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“The Skeptics Sing” is an occasional feature here at The Persistence of Song.  Posts in this category will highlight music with an explicitly unbelieving worldview.  Analyzing these songs will prove helpful in understanding unbelief.  The first installment of the series focused on a track from a new Wilco album.  Read a general description of the series, as well as the first installment, here.

This edition of “The Skeptics Sing” features one of my favorite albums of the year by one of my favorite new artists of the year.  The Head and the Heart is a Seattle-based folk-pop group.  The band has garnered some attention on public radio stations, with both “Down in the Valley” and “Lost in Mind” receiving significant radio play.

The songs from the band’s self-titled debut album are not hostilely inimical to the Christian faith.  Rather, the motif of unbelief on The Head and the Heart correlates maturation with the loss of faith.  Three tracks in particular demonstrate this theme.

“Cats And Dogs” and “Couer D’alene” are a sort of musical portmanteau.  The former is brief and segues carefully into the longer “Couer D’alene.”  Here’s a good quality live version.

“Ghosts” is the third track on the album.  It’s as catchy as the albums first two tracks, though with a bit of a sinister minor key.  Here’s a live version from the same studio session as the last clip.

The growing-up themes are readily apparent in these three songs.

–        “My roots are grown, but I don’t know where they are.”

–        “Oh the songs people will sing for home / And for the ones that have been gone for too long”

–        “People say, ‘I knew you when you were six years old.’ / But I’ve changed.”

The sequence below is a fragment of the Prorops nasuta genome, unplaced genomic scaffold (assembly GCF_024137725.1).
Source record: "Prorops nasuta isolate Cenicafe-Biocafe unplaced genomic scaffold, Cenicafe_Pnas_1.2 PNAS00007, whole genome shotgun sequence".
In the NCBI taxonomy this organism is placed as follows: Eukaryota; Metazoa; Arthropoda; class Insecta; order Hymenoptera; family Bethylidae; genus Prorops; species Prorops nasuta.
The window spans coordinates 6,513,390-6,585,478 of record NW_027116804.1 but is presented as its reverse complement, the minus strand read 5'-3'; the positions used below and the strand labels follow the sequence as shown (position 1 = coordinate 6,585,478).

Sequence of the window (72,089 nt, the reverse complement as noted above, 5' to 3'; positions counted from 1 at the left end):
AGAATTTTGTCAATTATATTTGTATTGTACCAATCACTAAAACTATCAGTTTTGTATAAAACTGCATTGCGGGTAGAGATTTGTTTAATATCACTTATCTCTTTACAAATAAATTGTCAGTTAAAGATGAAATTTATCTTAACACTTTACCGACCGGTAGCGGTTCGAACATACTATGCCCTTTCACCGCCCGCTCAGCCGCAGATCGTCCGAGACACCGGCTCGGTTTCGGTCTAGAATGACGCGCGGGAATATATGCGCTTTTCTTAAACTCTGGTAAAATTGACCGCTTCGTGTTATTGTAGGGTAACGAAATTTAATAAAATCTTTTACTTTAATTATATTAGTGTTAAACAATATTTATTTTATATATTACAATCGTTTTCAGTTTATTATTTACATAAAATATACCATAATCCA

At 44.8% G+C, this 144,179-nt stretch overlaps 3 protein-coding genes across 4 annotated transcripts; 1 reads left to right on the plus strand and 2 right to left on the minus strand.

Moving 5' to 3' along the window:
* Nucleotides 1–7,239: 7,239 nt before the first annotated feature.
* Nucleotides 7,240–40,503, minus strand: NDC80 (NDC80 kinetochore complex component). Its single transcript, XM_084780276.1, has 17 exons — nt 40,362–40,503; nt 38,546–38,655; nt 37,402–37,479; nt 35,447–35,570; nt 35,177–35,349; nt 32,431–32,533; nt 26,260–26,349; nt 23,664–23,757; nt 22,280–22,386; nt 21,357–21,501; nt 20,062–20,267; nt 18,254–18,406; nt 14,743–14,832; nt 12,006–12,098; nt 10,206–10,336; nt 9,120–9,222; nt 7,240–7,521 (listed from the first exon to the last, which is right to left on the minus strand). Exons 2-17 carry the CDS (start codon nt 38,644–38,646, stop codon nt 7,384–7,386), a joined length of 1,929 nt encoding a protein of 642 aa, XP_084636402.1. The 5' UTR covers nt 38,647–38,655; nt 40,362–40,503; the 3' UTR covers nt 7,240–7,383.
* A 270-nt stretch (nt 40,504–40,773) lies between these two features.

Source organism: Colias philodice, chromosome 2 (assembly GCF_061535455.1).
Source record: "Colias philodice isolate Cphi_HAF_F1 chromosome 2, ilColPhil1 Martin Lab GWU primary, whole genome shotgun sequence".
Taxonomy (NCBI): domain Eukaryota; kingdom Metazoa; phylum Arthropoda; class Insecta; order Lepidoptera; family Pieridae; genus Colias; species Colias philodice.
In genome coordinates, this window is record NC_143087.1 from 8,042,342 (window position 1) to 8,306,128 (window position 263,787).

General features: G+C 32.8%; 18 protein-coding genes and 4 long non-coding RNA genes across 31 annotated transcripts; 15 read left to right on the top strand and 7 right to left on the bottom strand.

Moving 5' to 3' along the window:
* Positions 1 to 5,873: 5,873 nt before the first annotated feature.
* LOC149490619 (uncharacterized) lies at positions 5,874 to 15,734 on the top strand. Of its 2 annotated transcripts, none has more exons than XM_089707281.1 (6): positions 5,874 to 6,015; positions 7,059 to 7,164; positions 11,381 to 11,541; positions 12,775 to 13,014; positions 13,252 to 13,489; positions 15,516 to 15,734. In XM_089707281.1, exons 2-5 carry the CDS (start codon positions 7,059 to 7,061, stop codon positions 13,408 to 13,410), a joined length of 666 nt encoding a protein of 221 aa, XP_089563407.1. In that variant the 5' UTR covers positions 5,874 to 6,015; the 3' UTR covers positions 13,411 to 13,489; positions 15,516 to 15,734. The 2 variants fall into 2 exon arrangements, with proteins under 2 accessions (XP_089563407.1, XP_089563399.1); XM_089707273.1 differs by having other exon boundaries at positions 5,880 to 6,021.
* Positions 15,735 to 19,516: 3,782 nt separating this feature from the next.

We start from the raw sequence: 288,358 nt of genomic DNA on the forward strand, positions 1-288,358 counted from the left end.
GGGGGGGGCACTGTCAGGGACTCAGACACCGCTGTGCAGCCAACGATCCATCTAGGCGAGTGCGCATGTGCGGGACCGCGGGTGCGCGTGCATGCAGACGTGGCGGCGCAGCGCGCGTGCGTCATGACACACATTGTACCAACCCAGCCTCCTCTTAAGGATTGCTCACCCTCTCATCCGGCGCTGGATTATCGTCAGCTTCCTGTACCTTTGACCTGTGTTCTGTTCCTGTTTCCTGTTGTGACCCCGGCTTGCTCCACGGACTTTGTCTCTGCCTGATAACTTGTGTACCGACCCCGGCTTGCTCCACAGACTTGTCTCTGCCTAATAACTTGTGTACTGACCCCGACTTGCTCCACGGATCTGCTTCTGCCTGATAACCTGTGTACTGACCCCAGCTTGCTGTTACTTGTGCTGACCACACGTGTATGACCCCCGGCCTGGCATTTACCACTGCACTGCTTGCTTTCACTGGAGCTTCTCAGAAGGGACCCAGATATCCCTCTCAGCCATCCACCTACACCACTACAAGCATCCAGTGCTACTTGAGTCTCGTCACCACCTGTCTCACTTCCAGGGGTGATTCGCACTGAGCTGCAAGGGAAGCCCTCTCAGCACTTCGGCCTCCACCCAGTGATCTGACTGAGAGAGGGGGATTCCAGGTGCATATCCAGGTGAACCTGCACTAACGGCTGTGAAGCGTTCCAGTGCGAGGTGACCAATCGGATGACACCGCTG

Sprinkled in these songs are two interesting remarks about faith.  In “Couer D’alene,” the speaker asks, “What will become of these gestures we’ve made?  I’ve given up my Bible; you moved out of state.”  And in “Ghosts,” we hear, “When Mary moved all of her *stuff* to Chicago, her mother made sure that she left with her Bible, but you won’t find her face on Sundays.”

In these lyrics, we hear accounts of growing out of the faith.  People grow up and grow apart from what they once confessed to believe.  A commonly referenced scenario is that of the church-going teenager, who in his college days forsakes the faith. 

Several reasons are commonly enlisted to explain this departure.  The apostates were unprepared for the philosophical and other intellectual challenges common at secular universities.  The legitimization of other worldviews causes them to question the legitimacy of their own.  The charm of debauchery leads some to disassociate themselves from the gospel.

These attempted explanations, though well-meaning, present only proximate causes of apostasy.  In reality, the true cause of young adult un-conversion is the lack of genuine conversion in the first place.  The antagonistic naturalistic professor (or party scene, or popular pluralism) gives deceived unbelievers the opportunity to realize their unbelief.       

This distinction has the appearance of triviality, but it is crucial in how we counsel the outed unbeliever.  If our recourse is to arguments for God’s existence or behavior modification, then we only deal with proximate causes and only treat symptoms. 

We need to exercise some narrative-control.  Perhaps, instead of treating them like they are growing out of or apart from the faith, we should question whether they have even been born for a second time (John 3:3).


When I started The Persistence of Song late last year, I used a musical metaphor to describe the purpose of the blog:  “For every melody we encounter, worldview is singing alto.”  The idea of this metaphor is that worldview—our basic assumptions and beliefs about reality—is a subtle subtext of the music we consume.